China is like a jungle when doing business. It is filled with hundreds if not thousands of fierce competitors, fighting in an unpredictable and shady environment where rules elsewhere simply don’t apply. Before Gaopeng (Groupon China) even came to China, experienced market observers wrote them off and tossed them into the ‘savagely beaten foreign company’ bucket, with the likes of Google, Yahoo and Ebay. Beijing Morning Post, reported that last week Gaopeng has just culled 400 employees around China; is Gaopeng the next victim?

Touted as the golden start-up of America in 2010, Groupon ignited the ‘group-buying’ phenomenon in China where more than 5,000 clones exist. According to Crunchbase, Groupon has raised monstrous funds totalling US$1.14 billion. A lot of that cash was used to expand internationally through acquisitions and establishing beach head presence in countries like China. Controversially a lot of money was spent on paying foreign managers, mostly ex-management consultants and investment bankers extremely high salaries, when they didn’t even have much knowledge of China of even the Chinese language. Obviously the strategy was not paying off in China, where Gaopeng was getting killed by Chinese clones like Lashou, Meituan and now Tencent. Only just a few months ago, Andrew Mason, Founder and CEO of Groupon, came to China to shake-up strategy and re-organize his troops. Perhaps these cuts were in the pipeline?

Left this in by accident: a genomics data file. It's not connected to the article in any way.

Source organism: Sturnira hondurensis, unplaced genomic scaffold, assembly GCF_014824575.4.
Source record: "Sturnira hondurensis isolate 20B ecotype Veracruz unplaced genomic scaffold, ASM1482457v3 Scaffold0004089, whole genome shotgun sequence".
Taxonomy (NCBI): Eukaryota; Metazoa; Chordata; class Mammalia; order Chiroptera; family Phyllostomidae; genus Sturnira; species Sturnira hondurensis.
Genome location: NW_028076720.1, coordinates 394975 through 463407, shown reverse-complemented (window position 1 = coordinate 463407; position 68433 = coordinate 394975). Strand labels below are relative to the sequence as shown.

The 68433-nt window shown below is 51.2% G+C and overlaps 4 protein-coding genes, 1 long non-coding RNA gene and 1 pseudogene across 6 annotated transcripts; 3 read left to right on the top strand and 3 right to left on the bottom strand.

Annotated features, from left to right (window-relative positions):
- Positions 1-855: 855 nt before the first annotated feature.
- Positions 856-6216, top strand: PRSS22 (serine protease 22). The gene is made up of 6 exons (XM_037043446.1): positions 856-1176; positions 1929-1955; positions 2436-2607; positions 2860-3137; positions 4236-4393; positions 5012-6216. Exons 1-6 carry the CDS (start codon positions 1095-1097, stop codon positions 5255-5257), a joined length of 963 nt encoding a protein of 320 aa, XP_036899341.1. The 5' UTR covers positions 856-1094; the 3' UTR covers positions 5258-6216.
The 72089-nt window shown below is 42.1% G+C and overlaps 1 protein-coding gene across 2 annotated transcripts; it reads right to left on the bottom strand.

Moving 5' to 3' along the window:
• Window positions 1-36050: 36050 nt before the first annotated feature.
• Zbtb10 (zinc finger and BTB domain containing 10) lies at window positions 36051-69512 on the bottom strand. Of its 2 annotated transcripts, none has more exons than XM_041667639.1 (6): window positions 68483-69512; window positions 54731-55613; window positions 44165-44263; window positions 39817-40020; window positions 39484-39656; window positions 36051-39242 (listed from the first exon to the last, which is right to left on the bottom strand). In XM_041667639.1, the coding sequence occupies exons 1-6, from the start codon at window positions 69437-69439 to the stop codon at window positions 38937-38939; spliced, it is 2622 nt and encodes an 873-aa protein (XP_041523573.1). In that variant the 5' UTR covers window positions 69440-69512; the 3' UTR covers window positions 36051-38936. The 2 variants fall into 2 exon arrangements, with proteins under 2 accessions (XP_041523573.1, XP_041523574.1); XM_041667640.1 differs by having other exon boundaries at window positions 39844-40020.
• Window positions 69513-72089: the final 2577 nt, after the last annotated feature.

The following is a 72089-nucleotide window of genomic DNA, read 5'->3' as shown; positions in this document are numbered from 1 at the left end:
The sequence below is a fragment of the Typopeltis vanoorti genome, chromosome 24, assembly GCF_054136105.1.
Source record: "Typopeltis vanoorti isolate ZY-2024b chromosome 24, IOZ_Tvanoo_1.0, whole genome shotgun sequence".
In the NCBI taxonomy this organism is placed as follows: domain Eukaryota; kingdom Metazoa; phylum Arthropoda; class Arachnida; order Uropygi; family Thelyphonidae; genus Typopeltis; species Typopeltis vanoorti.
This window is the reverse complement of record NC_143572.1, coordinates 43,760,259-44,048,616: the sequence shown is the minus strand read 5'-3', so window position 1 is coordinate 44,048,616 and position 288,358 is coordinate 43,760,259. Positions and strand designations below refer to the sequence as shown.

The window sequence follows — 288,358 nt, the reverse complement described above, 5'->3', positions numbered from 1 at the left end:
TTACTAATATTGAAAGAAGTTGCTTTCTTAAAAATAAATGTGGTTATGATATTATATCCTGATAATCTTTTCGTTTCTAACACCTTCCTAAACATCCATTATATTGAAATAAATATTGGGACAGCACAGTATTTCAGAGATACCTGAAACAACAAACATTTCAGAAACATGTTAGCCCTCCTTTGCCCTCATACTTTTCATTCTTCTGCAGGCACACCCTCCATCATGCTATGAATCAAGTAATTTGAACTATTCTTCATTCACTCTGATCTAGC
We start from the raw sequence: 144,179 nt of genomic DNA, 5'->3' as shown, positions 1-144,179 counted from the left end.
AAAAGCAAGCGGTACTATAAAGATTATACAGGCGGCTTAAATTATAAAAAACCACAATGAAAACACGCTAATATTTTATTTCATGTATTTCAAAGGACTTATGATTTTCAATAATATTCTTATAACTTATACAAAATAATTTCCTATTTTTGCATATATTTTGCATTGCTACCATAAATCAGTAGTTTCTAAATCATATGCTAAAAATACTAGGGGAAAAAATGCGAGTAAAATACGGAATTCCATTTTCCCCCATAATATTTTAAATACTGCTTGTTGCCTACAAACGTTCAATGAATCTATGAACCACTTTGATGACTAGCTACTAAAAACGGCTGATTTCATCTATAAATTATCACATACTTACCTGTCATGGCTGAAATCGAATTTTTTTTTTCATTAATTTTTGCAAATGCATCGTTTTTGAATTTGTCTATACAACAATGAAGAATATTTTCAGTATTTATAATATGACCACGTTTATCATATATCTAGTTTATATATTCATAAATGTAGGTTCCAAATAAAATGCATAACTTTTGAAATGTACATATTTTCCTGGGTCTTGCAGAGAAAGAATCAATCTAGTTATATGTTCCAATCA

The large scale structural layoffs resulted in 13 tier 2 and 3 branch offices such as Qinhuangdao, Yantai, Nanning being completely shut down and 18 tier 1 and 2 branch offices such as Shanghai, Hangzhou and Wuhan were downsized.

Unfortunately for those cut in tier 2 and 3 cities, labour laws and protection are not in their favour, where Gaopeng only compensated 2 weeks’ salary, compared to 2 months salary in the tier 1 city of Shanghai.

Of course these significant cuts had rippling effects on the morale of staff throughout the organization, leading Gaopeng human resource executives to try and calm the nerves of its people by saying no more employees will be cut except for branch heads. However, many doubt such tactics and believe the end could be near for them too.

Jason is an Australian born Chinese living in Beijing, specializing in entrepreneurship, start-ups and the investment eco-system in China, especially in the tech and social area.

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